COMMENT: Capital must protest its reputation

THE way that Google views Edinburgh is important '“ because in many ways that is how the world sees us.

So, how do we feel about being regarded as a popular, windy, haunted, dirty and expensive city? Well, it might not be an entirely flattering view, but it sure beats the image that people seem to have of many other cities.

Just try typing the words “Why is (any city of your choice) so...” into Google and see what comes up. It is an amusing way to pass five minutes and throws up some interesting results. Aberdeen is apparently grey and expensive, Liverpool supposedly hated and London big, busy and foggy.

There are dangers of course in reading too much into what the tech giant’s algorithms throw up when we carry out a search. We know beyond doubt that Edinburgh is seen around the globe as one of the world’s great cities. The evidence for that is in front of us every day, both in the huge number of visitors we attract and the countless best city awards conferred on us by judges at home and abroad.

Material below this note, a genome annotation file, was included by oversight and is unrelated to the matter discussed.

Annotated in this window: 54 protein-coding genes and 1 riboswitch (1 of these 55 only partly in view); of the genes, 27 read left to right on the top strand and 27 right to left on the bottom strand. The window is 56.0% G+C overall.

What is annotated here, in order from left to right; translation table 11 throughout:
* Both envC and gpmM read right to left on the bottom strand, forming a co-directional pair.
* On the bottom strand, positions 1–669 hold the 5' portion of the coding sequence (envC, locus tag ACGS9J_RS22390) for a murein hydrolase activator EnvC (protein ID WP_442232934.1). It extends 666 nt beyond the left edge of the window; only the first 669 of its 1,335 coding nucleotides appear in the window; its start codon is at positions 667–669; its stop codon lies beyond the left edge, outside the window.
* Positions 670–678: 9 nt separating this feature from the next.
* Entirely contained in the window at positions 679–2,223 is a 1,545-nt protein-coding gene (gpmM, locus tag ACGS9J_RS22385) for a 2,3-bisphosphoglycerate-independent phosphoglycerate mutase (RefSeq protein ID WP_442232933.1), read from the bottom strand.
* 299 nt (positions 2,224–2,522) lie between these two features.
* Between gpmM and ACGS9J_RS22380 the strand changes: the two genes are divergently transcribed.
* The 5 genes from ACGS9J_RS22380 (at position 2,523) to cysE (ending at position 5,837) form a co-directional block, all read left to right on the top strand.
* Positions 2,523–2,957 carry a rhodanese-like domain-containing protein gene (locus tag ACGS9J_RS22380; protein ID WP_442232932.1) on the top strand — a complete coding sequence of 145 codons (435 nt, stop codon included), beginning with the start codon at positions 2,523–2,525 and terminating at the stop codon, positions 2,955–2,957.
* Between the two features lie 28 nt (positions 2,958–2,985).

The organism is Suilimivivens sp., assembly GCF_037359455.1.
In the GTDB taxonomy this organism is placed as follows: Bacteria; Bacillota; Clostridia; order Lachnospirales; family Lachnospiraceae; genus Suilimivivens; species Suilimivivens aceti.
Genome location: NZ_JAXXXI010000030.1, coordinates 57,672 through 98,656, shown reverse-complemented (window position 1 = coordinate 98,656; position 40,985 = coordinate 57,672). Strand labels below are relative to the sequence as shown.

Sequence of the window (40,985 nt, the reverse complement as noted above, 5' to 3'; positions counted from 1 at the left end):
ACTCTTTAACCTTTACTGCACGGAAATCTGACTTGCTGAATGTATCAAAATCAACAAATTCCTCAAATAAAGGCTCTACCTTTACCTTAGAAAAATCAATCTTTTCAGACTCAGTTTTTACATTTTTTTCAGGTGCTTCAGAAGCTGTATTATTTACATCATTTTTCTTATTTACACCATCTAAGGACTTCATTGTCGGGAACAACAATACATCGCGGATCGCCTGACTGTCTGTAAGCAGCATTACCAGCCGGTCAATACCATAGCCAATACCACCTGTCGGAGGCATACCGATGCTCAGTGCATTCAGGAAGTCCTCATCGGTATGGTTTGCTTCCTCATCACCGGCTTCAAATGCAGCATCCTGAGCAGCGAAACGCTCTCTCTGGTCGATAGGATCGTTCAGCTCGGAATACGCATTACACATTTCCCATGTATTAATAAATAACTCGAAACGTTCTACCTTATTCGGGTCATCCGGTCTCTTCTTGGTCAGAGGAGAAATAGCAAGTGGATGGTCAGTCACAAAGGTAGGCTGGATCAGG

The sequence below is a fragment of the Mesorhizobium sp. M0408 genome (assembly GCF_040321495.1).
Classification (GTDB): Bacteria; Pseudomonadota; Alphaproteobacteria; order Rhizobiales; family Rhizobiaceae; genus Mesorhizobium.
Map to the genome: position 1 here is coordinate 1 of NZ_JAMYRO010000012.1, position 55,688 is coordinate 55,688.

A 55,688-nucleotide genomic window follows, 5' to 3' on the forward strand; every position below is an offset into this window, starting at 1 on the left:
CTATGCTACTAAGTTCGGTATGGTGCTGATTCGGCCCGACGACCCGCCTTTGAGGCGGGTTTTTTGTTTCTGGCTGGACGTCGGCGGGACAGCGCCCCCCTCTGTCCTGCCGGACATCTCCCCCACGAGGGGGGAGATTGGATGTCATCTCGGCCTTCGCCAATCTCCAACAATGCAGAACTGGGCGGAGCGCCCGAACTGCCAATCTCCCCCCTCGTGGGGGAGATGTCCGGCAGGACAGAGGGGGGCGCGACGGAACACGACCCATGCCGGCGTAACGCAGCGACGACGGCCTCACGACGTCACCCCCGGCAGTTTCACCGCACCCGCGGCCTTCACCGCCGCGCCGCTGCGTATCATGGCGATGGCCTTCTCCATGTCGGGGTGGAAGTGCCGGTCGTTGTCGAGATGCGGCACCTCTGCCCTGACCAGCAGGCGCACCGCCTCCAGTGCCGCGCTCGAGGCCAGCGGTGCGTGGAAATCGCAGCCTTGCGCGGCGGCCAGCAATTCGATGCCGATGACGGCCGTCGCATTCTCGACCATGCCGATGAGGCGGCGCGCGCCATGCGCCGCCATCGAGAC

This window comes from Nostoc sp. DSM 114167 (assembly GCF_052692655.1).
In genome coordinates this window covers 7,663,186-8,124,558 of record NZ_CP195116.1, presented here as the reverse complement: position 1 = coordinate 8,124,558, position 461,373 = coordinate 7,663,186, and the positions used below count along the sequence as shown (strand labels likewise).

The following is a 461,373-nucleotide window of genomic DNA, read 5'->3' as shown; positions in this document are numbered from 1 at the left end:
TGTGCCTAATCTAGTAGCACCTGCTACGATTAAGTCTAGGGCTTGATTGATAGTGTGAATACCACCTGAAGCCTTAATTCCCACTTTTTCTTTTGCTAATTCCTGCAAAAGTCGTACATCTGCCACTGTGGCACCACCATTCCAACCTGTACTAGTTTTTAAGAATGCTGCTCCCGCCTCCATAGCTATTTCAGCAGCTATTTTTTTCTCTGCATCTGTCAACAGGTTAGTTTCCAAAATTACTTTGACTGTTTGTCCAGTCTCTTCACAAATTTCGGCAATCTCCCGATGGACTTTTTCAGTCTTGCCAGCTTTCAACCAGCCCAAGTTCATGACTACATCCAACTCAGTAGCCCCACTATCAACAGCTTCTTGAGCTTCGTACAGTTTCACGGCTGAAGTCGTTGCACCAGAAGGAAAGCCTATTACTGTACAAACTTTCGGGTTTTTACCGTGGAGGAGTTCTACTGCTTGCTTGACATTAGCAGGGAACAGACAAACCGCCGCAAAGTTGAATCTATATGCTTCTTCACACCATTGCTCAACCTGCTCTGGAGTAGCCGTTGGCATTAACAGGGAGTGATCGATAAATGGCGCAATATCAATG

Yet this information does offer a fascinating snapshot of some of the images that millions of people have of our city. There is good news in that for Edinburgh. Who wouldn’t want to be known as popular? Most cities would kill for that kind of association. Windy? Expensive? Hard to deny. Haunted? Who knows. Dirty? That is the worrying one. Nobody wants that reputation and the fact that it is so readily being associated with our beautiful city is food for thought.

Of course we don’t need Google to tell us that we are, collectively, doing a pretty poor job of keeping our streets clean. But we need to do something about it.

It is also interesting to consider how people’s images of Edinburgh are changing in these days of mass communication and social media. These things can change pretty quickly. A city which relies on tourism for so many jobs must protect its reputation and ignores warning signs like this at its peril.